InvertebratesIn 1968 Frank Holiday proposed that Nessie and other lake monsters such as Morag could be explained by a giant invertebrate, and cited the extinct Tullimonstrum as an example of the shape. He says this provides an explanation for land sightings and for the variable back shape, and relates it to the medieval description of dragons as "worms". Mackal considered this, but found it less convincing than eel, amphibian or plesiosaur types of animal.
According to the Swedish naturalist and author Bengt Sjögren (1980), present day beliefs in lake monsters such as Nessie are associated with the old legends of kelpies. He claims that the accounts of loch monsters have changed over the ages, originally describing a horse appearance; they claimed that the "kelpie" would come out of the lake and turn into a horse. When a tired traveller would get on the back of the kelpie, it would gallop into the loch and devour its prey. This myth successfully kept children away from the loch, as was its purpose. Sjögren concludes that the kelpie legends have developed into more plausible descriptions of lake monsters, reflecting awareness of plesiosaurs. In other words, the kelpie of folklore has been transformed into a more "realistic" and "contemporary" notion of the creature. Believers counter that long-dead witnesses could only compare the creature to that with which they were familiar -- and they were not familiar with plesiosaurs.
Specific mention of the kelpie as a water horse in Loch Ness was given in a Scottish newspaper in 1879, and was commemorated in the title of a book Project Water Horse by Tim Dinsdale.
Misidentification of known animals
Resident animalsWhen viewed through a telescope or binoculars with no outside reference, it is difficult to judge the size of an object in the water. Loch Ness has resident otters and pictures of them are given by Binns, which could be misinterpreted. Likewise he gives pictures of deer swimming in Loch Ness, and birds which could be taken as a "head and neck" sighting.
SealsA number of photographs and a video have now been taken which confirm that seals have been present in the loch, for up to months at a time. R.T. Gould wrote "A grey seal has a long and surprisingly extensible neck; it swims with a paddling action; its colour fits the bill; and there is nothing surprising in its being seen on the shore of the loch, or crossing a road. A film taken in 1934 was identified by experts as probably a seal. Seals could also account for sonar traces which act as animate objects.
Bird wakesThere are wake sightings that occur when the loch is dead calm with no boat nearby. A bartender named David Munro claims to have witnessed a wake which he believed to be a creature zigzagging, diving and reappearing. (There were 26 other witnesses from a nearby car park.) Some sightings describe the onset of a V-shaped wake, as if there were something underwater. Moreover, many wake sightings describe something not conforming to the shape of a boat. Under dead calm conditions, a creature too small to be visible to the naked eye can leave a clear v-shaped wake. In particular, a group of swimming birds can give a wake and the appearance of an object. A group of birds can leave the water and then land again, giving a sequence of wakes like an object breaking the surface, which Dick Raynor says is a possible explanation for his film.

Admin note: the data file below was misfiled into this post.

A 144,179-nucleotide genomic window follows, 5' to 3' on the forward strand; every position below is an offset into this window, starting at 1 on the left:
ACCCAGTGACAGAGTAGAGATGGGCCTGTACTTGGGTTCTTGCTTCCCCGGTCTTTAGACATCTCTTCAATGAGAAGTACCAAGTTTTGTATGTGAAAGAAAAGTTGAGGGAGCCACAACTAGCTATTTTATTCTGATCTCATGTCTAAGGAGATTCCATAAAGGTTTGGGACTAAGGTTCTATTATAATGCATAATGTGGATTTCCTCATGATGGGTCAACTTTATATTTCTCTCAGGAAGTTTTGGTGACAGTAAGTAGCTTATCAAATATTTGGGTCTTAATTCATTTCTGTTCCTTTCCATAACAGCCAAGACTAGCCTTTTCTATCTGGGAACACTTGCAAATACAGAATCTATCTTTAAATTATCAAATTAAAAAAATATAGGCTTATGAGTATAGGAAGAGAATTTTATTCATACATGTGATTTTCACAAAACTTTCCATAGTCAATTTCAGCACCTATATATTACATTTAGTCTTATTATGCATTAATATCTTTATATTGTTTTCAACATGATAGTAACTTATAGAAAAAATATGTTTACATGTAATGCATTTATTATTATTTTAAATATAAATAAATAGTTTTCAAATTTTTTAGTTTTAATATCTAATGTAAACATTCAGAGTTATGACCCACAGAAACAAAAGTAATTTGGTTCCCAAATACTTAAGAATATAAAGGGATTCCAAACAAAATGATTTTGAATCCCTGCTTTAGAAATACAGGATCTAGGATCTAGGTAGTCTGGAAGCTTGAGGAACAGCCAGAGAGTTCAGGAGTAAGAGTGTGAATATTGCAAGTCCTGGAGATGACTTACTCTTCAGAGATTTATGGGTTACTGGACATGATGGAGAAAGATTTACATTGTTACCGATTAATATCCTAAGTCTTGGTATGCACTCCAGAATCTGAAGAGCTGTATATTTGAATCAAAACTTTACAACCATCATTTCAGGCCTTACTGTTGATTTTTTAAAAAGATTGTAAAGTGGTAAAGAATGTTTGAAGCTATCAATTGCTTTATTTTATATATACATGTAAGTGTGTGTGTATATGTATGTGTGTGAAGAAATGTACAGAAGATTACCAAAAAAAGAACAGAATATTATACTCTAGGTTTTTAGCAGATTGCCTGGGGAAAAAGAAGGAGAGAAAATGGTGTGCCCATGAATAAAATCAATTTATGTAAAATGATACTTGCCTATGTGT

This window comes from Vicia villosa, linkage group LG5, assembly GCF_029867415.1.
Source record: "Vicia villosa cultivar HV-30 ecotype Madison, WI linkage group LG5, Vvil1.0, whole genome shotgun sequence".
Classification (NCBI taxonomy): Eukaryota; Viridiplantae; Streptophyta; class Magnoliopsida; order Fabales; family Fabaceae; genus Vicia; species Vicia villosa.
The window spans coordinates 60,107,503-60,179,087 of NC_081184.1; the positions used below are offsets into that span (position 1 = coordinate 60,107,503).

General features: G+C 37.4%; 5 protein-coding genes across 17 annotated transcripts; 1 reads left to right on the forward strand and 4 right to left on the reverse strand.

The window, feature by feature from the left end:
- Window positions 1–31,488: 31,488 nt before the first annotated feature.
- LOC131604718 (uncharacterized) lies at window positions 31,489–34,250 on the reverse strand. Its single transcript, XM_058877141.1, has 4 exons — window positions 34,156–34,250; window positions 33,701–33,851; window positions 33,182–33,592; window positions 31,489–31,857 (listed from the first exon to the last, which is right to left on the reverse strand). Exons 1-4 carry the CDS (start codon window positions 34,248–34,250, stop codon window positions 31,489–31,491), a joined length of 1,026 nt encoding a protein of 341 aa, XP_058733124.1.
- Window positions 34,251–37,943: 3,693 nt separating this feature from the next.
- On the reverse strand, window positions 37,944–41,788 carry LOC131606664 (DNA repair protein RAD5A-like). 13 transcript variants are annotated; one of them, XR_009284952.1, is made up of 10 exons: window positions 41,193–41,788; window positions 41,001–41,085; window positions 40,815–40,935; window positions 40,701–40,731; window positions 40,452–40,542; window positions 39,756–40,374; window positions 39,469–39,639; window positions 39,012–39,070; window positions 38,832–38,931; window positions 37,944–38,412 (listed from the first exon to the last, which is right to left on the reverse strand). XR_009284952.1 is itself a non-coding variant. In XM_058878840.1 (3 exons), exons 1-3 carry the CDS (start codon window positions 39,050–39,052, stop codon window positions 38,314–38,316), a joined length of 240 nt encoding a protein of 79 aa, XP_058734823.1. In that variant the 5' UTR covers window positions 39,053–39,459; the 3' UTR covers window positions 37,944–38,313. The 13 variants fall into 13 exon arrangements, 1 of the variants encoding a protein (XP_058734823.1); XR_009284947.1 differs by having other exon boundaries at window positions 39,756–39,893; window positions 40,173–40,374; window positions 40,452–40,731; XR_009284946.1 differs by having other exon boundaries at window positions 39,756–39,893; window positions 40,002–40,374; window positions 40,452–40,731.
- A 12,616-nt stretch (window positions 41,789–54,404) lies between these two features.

ElephantIn a 1979 article, California biologist Dennis Power and geographer Donald Johnson claimed that the Surgeon's photograph (see top of page) was in fact the top of the head, extended trunk and flared nostrils of a swimming elephant, probably photographed elsewhere and claimed to be from Loch Ness. In 2006, palaeontologist and artist Neil Clark similarly suggested that travelling circuses might have allowed elephants to refresh themselves in the loch and that the trunk could therefore be the head and neck, with the elephant's head and back providing the humps. In support of this he provided a painting.
Inanimate objects or effects
TreesIn 1933 the Daily Mirror showed a picture with the following caption 'This queerly-shaped tree-trunk, washed ashore at Foyers may, it is thought, be responsible for the reported appearance of a "Monster"'. (Foyers is on Loch Ness.)
In a 1982 series of articles for New Scientist, Dr Maurice Burton proposed that sightings of Nessie and similar creatures could actually be fermenting logs of Scots pine rising to the surface of the loch's cold waters. Initially, a rotting log could not release gases caused by decay, because of high levels of resin sealing in the gas. Eventually, the gas pressure would rupture a resin seal at one end of the log, propelling it through the water -- and sometimes to the surface. Burton claimed that the shape of tree logs with their attendant branch stumps closely resemble various descriptions of the monster.